Staff Editorial: Don’t Let Fear Dictate Refugee Policy

Cub Staff and Harrison Otto

In the shadow of the recent Paris attacks, the debate over the acceptance of Syrian refugees has overtaken media attention. For the past few months, the civil war in Syria has caused many to flee to Europe, and now many are beginning to seek asylum in the United States as well.  Due to the terrorist acts of the Islamic State (ISIS) and other similar groups, people around the world are beginning to question whether welcoming Syrians and others fleeing from war in the Middle East is a good idea. Many states in the U.S. have already closed their doors the refugees, and there is a bill currently going through Congress aimed at making it extremely difficult for these people to immigrate to the country. Unfortunately, these acts and measures are simply a reaction of fear, for it would be a mistake to turn away these refugees in their time of need.

Many Americans think that refusing to accept Syrian refugees will make it harder for jihadists and terrorists to make it into the country. This, however, is not entirely true. Whether or not the U.S. decides to accept refugees, the extremists who really do wish to hurt us will find a way in. A majority of these refugees are people fleeing from these militants that the western world so opposes. A popular saying has been going around lately: “If you had a bowl of M&M’s, and you knew ten of them were poisoned, would you eat the M&M’s?” Of course no one would eat the M&M’s, but still millions of people travel by air each day knowing that a terrorist could be on their plane. Others go to movie theaters or museums and knowing there a terrorist could be among them.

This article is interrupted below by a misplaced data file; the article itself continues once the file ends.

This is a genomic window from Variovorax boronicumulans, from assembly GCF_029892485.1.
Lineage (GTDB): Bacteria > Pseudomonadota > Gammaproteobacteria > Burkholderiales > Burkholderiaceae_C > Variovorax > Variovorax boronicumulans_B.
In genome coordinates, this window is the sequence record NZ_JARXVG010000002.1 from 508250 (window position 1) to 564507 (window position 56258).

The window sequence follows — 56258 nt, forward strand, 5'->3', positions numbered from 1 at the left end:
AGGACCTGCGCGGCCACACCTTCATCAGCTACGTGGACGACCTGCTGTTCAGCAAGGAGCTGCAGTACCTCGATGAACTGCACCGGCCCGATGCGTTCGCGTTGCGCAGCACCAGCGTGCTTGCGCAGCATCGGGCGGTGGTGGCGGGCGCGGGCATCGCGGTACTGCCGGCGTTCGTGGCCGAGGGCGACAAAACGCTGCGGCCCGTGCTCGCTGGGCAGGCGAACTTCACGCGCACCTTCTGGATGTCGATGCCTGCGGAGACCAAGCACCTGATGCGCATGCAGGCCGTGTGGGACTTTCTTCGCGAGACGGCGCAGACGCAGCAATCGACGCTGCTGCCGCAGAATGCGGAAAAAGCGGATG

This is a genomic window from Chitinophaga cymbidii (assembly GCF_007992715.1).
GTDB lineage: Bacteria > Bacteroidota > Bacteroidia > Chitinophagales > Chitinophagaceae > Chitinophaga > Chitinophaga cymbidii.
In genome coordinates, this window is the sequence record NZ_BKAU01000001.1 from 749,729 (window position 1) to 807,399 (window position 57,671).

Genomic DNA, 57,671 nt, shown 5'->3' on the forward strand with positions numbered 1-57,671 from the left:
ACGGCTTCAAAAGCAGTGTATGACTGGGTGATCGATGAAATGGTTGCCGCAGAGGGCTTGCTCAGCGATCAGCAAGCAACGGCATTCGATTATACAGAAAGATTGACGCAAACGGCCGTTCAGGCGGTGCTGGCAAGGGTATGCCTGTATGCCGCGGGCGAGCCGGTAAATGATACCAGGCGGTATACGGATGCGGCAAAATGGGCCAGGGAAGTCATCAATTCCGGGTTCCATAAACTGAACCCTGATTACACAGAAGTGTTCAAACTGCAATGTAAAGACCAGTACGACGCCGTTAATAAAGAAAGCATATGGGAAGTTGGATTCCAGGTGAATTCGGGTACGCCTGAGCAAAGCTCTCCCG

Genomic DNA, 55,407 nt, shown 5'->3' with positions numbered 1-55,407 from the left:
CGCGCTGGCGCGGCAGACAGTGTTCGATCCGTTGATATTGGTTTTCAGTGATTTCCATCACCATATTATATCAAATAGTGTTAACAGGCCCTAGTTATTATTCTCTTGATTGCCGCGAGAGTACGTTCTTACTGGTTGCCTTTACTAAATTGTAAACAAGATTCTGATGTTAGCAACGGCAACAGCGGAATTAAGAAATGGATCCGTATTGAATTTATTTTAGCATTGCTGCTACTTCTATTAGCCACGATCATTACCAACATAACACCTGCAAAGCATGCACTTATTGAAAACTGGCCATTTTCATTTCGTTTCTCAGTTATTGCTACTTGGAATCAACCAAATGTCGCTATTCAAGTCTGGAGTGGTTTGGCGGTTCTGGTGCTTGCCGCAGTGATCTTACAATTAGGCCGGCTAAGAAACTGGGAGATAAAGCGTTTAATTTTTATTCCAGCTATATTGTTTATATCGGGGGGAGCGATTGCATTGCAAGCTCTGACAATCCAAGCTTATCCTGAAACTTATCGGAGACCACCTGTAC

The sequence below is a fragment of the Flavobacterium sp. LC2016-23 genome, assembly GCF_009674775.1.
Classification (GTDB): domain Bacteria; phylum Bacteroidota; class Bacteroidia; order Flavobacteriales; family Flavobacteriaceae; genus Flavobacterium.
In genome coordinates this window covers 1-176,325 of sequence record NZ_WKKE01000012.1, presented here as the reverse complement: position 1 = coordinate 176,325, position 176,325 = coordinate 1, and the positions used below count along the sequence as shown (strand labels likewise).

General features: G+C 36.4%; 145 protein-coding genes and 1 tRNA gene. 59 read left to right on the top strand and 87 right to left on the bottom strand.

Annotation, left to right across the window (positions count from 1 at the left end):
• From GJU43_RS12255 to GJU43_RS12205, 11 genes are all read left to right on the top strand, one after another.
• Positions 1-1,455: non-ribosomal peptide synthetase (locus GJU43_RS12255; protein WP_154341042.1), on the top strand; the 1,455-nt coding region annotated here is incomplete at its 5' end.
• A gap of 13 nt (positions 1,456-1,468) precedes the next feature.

Even if the United States closes its door to the Syrians, there is still an equal possibility that terrorists could carry out attacks in the country. What people should be worrying about is not the jihads coming from places in the Middle East, but rather the home-grown extremists who decide to commit acts of terror. Americans should be worrying about people like Adam Lanza, who massacred elementary school students at Newtown, Connecticut, in 2012, or Dylann Roof, who attacked an African church in Charleston, South Carolina, this past summer.

Furthermore, if people really want to stress about ISIS, they should stress about the threat their propaganda poses to young people. It is becoming all too common that college students and other young adults are reading ISIS and extremist propaganda on the internet, traveling to the Middle East to become radicalized, and then returning to their home country with an explosive belt around their waist.

More importantly, though, however humiliating it might be, it is important to recognize that the growing threat of terror is can largely be attributed to the actions of the U.S. and other western nations. Over the past 30 years, the United States has done their fair share of damage in the Middle East. The U.S. military have repeatedly bombed numerous villages and cities in the region, and most of these strikes end up killing more civilians than intended targets. Not only that, but the U.S also has knowingly destroyed these people’s economy and has installed and funded puppet dictators who end up killing even more civilians. It is shocking when Americans claim that these jihads hate the United States solely because of the many “freedoms” its people enjoy, when in reality they hate this country because of the unnecessary pain and suffering we have caused them and their people. In no way whatsoever are these terror attacks committed by ISIS and others justified, but one must wonder why everyone is so hostile to the refugees, when this country’s military bombed their city in the first place.